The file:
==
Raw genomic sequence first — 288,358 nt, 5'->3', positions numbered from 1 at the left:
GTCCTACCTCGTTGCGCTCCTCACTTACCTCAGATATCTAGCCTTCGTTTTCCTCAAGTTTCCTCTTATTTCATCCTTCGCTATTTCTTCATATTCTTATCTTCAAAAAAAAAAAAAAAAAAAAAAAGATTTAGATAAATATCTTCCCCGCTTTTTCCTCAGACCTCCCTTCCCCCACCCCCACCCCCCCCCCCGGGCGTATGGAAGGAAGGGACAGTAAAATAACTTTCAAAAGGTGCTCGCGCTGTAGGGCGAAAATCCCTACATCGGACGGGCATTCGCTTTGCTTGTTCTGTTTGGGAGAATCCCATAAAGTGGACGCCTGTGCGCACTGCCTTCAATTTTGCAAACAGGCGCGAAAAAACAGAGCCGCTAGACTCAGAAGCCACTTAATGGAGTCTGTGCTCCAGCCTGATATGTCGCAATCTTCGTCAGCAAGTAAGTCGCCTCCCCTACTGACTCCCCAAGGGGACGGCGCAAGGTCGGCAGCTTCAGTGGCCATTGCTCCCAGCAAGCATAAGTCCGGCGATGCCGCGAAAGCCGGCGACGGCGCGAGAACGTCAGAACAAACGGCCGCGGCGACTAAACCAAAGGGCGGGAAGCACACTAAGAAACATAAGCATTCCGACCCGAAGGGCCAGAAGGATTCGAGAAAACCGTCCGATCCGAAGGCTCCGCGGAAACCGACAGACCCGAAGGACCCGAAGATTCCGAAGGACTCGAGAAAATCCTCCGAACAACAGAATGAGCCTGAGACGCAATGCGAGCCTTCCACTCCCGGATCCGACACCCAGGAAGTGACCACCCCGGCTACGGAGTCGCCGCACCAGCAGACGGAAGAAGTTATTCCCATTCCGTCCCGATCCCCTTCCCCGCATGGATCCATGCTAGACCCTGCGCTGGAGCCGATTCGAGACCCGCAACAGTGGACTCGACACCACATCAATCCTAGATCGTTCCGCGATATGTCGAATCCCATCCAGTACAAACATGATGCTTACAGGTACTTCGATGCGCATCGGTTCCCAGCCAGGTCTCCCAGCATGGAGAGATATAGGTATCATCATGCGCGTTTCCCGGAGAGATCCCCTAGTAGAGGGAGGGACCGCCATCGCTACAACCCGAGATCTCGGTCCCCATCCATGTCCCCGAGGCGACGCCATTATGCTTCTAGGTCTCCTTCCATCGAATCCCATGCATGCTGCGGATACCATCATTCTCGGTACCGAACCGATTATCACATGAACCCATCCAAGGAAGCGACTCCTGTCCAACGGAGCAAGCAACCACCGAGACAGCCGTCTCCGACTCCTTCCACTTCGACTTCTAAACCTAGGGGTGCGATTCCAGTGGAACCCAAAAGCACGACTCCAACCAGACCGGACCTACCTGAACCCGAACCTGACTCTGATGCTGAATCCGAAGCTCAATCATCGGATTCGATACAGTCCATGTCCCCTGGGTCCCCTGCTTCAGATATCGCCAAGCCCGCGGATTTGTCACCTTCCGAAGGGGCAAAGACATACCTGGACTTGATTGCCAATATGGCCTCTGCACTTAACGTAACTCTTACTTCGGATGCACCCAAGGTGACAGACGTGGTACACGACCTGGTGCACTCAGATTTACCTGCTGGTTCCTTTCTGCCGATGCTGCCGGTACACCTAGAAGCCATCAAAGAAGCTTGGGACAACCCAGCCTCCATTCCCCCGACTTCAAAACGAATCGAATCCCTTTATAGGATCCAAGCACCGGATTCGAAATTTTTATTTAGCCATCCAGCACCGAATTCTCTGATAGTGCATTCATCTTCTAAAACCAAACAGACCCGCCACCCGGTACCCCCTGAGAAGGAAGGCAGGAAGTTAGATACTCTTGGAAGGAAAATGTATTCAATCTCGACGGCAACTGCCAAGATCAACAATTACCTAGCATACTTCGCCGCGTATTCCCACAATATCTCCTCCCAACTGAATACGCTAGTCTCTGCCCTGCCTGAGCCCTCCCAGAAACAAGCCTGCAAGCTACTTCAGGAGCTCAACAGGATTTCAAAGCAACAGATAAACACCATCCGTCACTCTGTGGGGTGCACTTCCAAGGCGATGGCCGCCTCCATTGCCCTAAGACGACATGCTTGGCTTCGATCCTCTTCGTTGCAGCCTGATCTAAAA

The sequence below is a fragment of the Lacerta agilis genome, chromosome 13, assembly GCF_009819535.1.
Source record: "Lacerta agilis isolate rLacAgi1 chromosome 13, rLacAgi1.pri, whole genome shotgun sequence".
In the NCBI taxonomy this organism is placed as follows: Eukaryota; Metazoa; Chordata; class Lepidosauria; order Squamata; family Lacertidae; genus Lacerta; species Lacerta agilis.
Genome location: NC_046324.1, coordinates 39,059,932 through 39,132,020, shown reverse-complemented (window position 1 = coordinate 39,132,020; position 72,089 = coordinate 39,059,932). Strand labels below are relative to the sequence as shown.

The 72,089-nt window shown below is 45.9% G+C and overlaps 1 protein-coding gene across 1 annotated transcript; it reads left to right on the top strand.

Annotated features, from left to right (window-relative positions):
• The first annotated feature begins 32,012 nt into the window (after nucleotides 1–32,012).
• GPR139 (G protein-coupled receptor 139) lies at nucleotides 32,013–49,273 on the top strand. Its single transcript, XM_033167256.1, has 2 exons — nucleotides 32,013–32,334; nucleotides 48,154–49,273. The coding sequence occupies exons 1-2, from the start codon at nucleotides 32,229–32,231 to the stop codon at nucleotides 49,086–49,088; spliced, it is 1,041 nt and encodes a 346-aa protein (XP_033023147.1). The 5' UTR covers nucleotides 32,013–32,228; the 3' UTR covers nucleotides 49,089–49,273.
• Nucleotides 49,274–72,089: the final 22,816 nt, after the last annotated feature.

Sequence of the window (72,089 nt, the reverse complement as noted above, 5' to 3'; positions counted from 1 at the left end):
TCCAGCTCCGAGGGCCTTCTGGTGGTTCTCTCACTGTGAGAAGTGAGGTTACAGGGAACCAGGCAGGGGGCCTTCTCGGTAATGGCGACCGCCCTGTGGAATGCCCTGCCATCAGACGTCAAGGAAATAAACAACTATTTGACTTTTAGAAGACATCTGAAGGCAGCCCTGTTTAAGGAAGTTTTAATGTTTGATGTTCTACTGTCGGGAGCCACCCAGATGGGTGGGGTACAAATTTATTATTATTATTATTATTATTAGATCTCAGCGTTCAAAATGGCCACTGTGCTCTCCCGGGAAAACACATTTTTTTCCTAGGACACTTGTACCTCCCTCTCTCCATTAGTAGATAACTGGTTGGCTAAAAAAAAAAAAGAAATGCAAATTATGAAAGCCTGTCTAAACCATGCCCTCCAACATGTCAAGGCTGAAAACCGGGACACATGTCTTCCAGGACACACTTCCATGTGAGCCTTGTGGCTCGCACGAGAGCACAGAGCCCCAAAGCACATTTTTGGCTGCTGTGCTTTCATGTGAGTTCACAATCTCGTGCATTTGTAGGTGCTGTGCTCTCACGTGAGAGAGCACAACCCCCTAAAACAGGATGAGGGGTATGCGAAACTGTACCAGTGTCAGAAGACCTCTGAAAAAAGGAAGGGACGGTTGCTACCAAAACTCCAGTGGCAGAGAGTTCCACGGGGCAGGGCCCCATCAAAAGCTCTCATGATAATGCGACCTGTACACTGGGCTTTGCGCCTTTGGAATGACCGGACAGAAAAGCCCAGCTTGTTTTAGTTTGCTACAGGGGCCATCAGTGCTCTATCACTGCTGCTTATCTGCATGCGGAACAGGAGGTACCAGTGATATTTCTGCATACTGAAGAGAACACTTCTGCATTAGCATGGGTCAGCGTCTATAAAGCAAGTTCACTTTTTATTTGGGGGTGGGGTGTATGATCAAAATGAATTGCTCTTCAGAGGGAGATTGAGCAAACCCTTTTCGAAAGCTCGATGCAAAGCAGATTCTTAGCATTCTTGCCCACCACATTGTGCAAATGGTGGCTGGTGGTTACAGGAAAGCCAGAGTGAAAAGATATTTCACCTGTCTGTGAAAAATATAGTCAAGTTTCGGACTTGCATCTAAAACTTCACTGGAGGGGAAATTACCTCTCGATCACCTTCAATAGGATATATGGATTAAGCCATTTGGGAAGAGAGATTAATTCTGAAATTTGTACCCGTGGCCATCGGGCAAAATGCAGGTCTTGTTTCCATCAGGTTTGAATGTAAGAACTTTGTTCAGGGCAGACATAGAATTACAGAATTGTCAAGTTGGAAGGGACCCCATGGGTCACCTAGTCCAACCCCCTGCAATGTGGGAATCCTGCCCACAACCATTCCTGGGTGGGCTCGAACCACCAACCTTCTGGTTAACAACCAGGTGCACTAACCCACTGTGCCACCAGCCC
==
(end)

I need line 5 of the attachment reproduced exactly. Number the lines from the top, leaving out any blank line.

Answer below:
In the NCBI taxonomy this organism is placed as follows: Eukaryota; Metazoa; Chordata; class Lepidosauria; order Squamata; family Lacertidae; genus Lacerta; species Lacerta agilis.